An Evening In Sweden

Once in a while, I invite a few friends up to our family house in Sweden for a weekend. We enjoy the fire in the garden, good usually cholesterol-laden food and alcoholic beverages. Sometimes, even music. Most recently, my dear sister whom is also a proprietor of our fine house, has purchased a phonograph. Convinced that such a device is all it takes to mount a successful expedition to said location, I have not only acquired a fine selection of gramophone records, but I have produced a poster to celebrate the occasion. The poster will also function as an invite-to-be-sent. Eventually.

Feel free to bask in my awesome taste in music.

The process is relatively simple and painless. Twirl stuff in Illustrator, paint and compose in Photoshop and then pile on layers upon layers of dirt.

9 thoughts on “An Evening In Sweden

  1. Beautiful retro design work, I love the colors and faux folding lines. The only part that seems off is the needle’s shadow. The pointy end of the needle’s shadow should match up with the tip of the needle itself, no?

  2. Beautiful retro design work, I love the colors and faux folding lines.

    Thanks thanks, appreciate it.

    The only part that seems off is the needle

  3. The posters are great – especially the colours!

    I think I know what’s wrong with the shadow. The spiral has a sort of fake shadow in the top-right. This means that the light source is somewhere to the bottom-left of the middle (depending on how high it is). If the source is in the middle, the needle’s shadow should be slightly closer to it (i.e. under it).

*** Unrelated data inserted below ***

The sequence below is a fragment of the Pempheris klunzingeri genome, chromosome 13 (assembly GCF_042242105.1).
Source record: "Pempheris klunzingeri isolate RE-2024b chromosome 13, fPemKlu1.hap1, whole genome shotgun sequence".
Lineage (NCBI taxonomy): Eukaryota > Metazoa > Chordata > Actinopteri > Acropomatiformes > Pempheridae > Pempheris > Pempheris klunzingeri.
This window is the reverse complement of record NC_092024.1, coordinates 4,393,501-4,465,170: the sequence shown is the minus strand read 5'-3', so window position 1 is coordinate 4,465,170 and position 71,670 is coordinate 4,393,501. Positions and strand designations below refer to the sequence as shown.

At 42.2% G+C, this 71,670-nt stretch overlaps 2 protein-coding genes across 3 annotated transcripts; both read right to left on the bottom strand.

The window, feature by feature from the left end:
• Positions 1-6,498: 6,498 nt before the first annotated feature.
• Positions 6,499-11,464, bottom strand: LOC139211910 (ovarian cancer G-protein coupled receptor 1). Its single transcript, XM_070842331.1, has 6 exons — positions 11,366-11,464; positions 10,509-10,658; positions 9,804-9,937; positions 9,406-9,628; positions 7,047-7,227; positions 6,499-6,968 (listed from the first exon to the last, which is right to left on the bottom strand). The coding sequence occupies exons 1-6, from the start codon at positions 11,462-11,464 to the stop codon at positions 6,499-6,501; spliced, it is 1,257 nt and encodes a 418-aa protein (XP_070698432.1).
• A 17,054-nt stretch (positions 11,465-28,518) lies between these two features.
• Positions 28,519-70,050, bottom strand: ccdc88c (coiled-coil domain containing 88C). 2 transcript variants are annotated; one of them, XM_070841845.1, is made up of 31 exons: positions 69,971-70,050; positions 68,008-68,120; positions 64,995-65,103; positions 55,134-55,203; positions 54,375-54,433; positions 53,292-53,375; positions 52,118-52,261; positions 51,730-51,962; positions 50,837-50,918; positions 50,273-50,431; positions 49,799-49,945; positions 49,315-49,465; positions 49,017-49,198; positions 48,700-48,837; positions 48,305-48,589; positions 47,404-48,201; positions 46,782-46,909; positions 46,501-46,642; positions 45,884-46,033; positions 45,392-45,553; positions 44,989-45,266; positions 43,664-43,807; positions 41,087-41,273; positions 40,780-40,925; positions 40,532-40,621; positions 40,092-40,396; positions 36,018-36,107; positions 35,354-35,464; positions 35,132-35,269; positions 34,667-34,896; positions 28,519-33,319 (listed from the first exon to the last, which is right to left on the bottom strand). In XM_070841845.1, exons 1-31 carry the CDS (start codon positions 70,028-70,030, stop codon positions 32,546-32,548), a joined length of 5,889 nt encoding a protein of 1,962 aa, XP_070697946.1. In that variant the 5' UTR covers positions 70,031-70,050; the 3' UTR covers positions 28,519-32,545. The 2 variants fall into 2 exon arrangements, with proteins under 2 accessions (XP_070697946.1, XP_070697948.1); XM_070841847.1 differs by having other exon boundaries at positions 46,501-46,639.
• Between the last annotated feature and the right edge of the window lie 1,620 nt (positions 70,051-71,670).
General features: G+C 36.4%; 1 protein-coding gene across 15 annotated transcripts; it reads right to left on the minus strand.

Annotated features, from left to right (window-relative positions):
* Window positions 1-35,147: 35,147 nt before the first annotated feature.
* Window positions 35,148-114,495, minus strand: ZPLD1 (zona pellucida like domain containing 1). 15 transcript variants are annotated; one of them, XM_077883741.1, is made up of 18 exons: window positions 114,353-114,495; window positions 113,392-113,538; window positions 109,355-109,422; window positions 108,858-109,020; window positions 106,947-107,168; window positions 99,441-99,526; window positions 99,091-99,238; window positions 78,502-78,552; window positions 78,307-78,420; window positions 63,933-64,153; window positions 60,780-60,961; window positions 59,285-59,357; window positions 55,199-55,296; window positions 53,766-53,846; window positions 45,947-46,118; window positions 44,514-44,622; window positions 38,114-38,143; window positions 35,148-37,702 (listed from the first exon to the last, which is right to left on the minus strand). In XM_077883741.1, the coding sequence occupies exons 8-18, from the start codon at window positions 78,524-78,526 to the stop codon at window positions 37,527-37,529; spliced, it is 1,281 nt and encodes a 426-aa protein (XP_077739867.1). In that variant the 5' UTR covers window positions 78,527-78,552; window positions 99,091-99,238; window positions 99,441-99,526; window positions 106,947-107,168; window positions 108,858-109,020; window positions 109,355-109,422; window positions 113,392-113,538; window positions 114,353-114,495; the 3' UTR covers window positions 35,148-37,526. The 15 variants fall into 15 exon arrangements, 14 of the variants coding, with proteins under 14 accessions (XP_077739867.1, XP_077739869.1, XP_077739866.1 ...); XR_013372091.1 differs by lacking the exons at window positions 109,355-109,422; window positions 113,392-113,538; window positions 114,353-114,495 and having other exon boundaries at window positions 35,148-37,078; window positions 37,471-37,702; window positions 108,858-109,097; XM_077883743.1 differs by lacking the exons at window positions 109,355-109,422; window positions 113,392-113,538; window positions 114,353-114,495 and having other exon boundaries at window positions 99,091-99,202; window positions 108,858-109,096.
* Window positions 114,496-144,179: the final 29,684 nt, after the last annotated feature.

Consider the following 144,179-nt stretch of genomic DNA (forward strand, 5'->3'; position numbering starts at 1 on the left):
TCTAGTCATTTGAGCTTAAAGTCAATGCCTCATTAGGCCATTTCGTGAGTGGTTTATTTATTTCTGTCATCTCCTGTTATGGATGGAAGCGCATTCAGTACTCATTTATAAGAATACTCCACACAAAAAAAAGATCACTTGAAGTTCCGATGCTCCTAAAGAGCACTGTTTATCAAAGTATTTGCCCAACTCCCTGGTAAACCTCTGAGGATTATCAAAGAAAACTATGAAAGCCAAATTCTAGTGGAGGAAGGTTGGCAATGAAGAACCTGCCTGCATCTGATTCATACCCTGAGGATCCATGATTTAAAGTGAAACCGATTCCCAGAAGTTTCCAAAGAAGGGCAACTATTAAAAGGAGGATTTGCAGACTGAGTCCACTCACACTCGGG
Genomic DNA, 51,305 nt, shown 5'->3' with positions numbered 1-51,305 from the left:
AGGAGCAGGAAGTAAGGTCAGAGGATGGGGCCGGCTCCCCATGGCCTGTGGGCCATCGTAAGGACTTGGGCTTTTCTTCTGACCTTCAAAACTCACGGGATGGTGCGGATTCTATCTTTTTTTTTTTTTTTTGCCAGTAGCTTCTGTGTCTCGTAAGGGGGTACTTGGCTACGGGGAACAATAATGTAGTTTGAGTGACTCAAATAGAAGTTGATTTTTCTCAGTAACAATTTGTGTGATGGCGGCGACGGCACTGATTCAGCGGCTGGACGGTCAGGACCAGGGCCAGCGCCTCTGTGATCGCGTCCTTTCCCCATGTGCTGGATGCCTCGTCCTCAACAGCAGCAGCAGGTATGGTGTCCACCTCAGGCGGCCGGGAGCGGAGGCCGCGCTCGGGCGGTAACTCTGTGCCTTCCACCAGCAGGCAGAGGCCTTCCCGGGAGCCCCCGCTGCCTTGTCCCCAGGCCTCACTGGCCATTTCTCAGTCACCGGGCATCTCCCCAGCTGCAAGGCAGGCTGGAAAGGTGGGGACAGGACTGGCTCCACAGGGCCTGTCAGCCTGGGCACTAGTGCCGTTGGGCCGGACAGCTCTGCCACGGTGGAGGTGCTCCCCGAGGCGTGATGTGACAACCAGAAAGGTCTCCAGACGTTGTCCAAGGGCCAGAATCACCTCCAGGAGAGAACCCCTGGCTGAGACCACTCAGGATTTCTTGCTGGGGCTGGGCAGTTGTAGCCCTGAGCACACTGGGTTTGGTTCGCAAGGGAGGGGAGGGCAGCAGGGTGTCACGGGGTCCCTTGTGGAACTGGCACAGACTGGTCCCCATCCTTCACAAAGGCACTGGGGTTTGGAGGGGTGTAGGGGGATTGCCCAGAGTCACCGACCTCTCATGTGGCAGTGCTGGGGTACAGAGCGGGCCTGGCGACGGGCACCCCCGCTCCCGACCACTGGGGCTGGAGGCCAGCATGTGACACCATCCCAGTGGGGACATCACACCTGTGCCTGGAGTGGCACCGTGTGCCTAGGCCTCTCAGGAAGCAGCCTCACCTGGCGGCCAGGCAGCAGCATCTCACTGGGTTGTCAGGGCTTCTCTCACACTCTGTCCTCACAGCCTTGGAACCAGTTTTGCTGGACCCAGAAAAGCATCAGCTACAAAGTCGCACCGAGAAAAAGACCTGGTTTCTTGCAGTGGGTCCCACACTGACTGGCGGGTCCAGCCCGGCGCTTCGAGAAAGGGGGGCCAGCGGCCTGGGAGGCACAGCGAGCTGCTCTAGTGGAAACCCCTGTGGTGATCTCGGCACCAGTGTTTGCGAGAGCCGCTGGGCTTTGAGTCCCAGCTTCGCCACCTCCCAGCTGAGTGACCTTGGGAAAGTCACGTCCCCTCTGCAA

Funnily enough though, I’m hosting an event soon too…

  4. … so I might have forgotten some physics.

    Had to look at it twice to really see it though. And with having the throw physics out of the window, so as to stick to the original. (Which heightens your awareness of them, interestingly enough!)

  5. I actually thought a lot about how the paper would be folded, had it been real paper.

    The easy rout would be to have two pieces of paper. The bottommost would be the dark green, the topmost would be the light green. The spiral would be cut out of the light green, showing the dark green through.

    That’s not what I wanted.

    I wanted a spiral shape in both the dark and light green paper, so that if you would lift the paper by the little metal pin, the paper would “fall” into some sort of origami thing. It’s hard to explain.

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